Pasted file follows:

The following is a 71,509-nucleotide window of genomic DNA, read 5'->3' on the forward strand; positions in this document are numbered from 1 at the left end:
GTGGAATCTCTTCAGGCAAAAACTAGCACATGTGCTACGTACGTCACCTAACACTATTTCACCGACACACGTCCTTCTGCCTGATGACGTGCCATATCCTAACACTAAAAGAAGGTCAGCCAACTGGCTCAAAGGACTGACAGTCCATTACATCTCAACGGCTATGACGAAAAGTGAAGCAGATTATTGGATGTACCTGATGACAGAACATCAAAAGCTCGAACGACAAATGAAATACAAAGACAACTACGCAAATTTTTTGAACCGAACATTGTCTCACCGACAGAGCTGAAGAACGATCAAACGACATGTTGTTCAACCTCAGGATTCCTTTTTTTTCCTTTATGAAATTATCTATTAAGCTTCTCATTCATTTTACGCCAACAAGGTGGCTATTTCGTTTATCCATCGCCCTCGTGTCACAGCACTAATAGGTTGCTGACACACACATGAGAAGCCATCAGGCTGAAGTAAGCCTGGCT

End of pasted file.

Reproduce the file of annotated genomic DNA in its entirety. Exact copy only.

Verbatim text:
The following is a 71,509-nucleotide window of genomic DNA, read 5'->3' on the forward strand; positions in this document are numbered from 1 at the left end:
GTGGAATCTCTTCAGGCAAAAACTAGCACATGTGCTACGTACGTCACCTAACACTATTTCACCGACACACGTCCTTCTGCCTGATGACGTGCCATATCCTAACACTAAAAGAAGGTCAGCCAACTGGCTCAAAGGACTGACAGTCCATTACATCTCAACGGCTATGACGAAAAGTGAAGCAGATTATTGGATGTACCTGATGACAGAACATCAAAAGCTCGAACGACAAATGAAATACAAAGACAACTACGCAAATTTTTTGAACCGAACATTGTCTCACCGACAGAGCTGAAGAACGATCAAACGACATGTTGTTCAACCTCAGGATTCCTTTTTTTTCCTTTATGAAATTATCTATTAAGCTTCTCATTCATTTTACGCCAACAAGGTGGCTATTTCGTTTATCCATCGCCCTCGTGTCACAGCACTAATAGGTTGCTGACACACACATGAGAAGCCATCAGGCTGAAGTAAGCCTGGCT